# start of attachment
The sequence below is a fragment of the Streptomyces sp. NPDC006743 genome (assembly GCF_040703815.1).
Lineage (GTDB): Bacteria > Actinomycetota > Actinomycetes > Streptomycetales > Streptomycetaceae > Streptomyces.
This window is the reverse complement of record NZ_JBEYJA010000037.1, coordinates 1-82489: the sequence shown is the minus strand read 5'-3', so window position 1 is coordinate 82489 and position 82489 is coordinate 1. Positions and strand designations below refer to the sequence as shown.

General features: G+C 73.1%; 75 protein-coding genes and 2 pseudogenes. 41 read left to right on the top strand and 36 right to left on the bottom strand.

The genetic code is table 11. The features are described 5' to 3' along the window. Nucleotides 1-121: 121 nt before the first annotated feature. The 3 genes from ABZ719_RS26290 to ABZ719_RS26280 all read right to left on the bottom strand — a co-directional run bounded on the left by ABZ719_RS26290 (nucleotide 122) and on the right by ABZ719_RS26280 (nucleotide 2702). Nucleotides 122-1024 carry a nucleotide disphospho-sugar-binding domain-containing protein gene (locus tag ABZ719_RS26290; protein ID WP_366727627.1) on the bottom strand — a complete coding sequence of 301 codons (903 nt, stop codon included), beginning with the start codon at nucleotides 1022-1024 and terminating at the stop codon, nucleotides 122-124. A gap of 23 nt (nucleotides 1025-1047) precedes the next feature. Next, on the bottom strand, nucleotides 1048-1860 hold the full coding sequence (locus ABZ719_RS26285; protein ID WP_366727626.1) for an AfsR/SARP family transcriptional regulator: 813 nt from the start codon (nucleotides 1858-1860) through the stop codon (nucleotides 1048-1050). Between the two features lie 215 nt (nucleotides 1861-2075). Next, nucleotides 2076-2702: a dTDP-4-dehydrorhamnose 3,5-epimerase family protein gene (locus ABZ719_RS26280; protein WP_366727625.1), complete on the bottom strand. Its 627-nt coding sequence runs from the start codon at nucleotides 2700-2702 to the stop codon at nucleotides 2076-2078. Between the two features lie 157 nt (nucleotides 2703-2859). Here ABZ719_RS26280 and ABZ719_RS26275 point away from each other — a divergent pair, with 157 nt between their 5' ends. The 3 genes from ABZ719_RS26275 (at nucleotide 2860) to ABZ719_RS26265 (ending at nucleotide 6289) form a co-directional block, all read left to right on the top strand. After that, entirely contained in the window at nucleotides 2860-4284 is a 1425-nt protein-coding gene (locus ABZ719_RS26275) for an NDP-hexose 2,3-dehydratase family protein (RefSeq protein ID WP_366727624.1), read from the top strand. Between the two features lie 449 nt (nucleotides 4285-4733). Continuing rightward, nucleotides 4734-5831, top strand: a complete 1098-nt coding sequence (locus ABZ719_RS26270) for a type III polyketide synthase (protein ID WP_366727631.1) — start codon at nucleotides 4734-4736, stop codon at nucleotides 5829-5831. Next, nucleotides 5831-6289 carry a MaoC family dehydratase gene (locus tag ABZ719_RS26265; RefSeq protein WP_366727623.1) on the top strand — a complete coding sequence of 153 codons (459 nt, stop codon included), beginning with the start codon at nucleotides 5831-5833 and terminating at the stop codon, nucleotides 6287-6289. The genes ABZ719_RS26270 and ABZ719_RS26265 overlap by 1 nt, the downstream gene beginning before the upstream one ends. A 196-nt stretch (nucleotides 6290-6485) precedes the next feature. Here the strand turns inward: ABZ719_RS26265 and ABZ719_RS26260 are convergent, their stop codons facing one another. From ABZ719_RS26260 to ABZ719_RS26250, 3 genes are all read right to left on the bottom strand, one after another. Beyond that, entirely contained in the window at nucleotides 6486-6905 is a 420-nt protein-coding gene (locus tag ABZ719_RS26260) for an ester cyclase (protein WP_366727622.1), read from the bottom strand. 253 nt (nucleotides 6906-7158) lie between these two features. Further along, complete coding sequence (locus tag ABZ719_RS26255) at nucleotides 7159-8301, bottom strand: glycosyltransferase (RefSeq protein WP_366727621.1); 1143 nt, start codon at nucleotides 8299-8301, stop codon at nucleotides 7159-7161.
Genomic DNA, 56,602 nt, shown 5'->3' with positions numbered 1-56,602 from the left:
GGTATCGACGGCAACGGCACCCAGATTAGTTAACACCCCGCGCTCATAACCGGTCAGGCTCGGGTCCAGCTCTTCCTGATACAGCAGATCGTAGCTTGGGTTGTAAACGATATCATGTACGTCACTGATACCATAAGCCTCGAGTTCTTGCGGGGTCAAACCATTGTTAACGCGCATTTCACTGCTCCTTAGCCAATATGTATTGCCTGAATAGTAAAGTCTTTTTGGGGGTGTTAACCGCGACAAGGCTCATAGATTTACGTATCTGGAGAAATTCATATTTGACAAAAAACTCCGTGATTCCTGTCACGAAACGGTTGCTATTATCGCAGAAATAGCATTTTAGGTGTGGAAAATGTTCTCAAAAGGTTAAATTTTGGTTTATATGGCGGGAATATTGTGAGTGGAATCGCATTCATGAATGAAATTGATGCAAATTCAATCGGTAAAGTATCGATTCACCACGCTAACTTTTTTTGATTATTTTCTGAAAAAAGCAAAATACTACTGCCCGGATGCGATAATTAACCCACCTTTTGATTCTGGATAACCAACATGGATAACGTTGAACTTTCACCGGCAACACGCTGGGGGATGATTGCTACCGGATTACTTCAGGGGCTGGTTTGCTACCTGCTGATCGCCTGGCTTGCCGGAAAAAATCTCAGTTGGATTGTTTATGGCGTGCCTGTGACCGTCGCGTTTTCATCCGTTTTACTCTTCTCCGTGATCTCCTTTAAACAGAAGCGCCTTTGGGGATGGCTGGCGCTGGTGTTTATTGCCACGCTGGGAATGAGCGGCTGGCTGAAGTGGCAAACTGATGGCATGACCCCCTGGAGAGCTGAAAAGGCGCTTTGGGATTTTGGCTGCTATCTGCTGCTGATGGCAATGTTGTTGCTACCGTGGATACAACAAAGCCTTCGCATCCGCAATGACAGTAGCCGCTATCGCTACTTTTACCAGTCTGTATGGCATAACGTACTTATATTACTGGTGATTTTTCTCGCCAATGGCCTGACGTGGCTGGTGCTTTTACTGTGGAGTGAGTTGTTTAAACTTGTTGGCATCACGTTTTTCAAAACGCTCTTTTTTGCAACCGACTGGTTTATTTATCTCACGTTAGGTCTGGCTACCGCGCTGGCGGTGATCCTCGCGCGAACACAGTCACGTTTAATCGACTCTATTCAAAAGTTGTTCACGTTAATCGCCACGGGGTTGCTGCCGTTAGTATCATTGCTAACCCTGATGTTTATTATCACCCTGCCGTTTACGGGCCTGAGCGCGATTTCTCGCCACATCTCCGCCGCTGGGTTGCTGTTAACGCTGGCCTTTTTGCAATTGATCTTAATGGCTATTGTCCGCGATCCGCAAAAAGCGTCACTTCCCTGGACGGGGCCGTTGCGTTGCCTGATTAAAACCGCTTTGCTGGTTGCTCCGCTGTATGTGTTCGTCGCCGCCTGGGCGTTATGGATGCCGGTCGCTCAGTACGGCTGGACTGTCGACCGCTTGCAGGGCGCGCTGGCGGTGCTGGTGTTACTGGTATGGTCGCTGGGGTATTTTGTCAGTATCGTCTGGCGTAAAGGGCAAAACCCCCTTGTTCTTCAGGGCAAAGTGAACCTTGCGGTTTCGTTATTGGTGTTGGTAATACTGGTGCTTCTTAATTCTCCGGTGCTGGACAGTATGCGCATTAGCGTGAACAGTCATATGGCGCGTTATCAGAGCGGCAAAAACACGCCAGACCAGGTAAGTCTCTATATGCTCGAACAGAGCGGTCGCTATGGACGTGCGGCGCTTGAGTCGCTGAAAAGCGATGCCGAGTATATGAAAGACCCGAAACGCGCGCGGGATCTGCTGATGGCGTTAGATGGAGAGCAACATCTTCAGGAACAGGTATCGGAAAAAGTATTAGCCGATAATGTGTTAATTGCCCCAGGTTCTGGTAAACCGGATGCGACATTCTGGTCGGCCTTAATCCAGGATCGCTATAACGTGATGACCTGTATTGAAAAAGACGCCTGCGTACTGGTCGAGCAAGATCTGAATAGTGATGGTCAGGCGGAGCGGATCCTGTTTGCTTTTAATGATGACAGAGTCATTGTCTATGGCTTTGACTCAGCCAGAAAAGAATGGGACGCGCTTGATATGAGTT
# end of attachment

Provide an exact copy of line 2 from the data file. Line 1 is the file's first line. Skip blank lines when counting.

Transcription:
Lineage (GTDB): Bacteria > Actinomycetota > Actinomycetes > Streptomycetales > Streptomycetaceae > Streptomyces.